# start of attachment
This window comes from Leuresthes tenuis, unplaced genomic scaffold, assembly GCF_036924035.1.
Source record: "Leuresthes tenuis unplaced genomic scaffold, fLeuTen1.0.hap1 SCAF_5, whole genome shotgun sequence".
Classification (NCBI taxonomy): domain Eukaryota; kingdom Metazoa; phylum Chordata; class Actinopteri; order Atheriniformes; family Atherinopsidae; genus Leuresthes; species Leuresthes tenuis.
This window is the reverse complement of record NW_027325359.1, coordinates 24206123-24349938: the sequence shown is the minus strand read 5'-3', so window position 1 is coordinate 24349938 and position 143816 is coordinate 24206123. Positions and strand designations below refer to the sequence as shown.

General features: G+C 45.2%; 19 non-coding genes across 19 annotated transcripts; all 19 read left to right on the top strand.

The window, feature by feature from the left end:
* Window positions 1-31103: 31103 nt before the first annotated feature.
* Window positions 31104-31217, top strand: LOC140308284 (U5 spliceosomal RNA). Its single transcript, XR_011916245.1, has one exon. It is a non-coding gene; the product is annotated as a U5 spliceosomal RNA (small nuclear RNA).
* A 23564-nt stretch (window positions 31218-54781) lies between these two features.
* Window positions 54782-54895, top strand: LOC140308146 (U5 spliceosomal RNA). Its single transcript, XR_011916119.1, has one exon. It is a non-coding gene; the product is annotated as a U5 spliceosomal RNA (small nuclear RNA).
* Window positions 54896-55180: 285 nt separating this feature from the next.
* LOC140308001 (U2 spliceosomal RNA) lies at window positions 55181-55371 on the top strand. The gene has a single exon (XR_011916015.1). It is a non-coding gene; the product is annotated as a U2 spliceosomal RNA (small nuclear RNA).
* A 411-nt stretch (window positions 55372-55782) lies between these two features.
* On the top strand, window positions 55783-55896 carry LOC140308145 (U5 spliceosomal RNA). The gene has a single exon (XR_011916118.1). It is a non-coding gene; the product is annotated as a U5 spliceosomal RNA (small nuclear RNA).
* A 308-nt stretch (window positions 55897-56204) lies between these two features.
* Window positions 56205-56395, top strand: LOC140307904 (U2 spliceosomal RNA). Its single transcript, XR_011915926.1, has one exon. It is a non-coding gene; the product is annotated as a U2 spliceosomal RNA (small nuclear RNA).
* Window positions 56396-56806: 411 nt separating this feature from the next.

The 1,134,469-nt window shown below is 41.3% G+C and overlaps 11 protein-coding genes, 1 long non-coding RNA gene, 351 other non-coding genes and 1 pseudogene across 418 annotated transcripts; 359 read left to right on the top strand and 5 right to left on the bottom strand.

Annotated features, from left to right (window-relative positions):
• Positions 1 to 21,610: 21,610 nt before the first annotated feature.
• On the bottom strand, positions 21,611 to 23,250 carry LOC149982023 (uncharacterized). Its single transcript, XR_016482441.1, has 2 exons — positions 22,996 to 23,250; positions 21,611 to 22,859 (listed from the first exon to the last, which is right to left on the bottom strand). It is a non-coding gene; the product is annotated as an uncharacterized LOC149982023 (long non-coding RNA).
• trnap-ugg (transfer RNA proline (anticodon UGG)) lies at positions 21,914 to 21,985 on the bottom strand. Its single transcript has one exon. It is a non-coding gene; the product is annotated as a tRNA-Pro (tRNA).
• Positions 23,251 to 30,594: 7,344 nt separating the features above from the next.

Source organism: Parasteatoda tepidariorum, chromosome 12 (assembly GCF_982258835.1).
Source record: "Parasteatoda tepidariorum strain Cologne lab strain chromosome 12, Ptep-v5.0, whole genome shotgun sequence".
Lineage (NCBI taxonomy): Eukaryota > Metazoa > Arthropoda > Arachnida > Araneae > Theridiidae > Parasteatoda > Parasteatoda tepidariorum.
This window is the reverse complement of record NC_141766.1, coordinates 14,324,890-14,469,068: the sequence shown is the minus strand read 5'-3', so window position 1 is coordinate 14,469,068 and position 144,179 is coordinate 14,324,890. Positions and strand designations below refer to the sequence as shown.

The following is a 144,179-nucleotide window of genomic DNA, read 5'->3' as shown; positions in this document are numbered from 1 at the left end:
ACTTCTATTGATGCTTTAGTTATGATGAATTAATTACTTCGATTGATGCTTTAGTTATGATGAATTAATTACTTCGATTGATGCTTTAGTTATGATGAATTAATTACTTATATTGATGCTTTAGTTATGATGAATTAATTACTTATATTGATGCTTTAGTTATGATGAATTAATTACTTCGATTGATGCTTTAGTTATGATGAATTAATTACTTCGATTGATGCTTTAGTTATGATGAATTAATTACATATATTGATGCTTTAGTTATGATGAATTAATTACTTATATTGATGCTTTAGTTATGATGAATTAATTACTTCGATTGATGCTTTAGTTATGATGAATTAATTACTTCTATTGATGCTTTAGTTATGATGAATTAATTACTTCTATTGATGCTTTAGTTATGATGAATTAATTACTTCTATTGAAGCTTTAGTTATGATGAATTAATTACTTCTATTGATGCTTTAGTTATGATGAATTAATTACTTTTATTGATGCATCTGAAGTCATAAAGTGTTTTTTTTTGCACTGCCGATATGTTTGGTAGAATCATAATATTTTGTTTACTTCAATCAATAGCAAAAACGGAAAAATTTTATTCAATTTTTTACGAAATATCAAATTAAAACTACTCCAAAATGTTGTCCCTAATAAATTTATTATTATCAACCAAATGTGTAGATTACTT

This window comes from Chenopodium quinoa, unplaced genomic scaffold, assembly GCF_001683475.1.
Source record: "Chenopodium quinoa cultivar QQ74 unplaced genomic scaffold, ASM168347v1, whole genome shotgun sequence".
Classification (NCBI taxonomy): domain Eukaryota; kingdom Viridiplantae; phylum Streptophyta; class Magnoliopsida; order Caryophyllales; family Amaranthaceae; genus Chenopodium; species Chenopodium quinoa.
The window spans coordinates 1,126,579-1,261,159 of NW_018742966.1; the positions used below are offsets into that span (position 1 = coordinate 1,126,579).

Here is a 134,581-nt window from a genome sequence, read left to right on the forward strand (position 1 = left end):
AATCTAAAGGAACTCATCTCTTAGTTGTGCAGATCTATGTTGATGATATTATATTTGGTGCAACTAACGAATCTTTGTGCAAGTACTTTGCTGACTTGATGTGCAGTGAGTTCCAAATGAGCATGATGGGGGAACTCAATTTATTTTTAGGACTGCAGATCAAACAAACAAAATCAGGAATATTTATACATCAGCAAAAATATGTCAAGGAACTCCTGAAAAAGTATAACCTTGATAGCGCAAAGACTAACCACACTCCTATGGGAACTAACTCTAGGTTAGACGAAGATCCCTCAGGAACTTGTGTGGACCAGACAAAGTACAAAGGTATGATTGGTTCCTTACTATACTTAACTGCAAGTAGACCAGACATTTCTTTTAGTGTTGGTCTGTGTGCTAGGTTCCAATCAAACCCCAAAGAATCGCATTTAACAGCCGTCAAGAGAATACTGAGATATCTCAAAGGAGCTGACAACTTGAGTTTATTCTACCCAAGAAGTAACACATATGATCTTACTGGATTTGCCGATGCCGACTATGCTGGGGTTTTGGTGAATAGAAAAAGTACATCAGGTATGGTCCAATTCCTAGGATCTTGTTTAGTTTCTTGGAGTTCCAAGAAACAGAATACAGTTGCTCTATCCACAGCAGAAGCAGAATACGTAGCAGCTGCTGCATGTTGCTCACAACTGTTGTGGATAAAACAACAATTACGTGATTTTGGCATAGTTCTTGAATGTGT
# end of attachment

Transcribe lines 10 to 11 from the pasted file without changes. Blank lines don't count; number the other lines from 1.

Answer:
* Window positions 54782-54895, top strand: LOC140308146 (U5 spliceosomal RNA). Its single transcript, XR_011916119.1, has one exon. It is a non-coding gene; the product is annotated as a U5 spliceosomal RNA (small nuclear RNA).
* Window positions 54896-55180: 285 nt separating this feature from the next.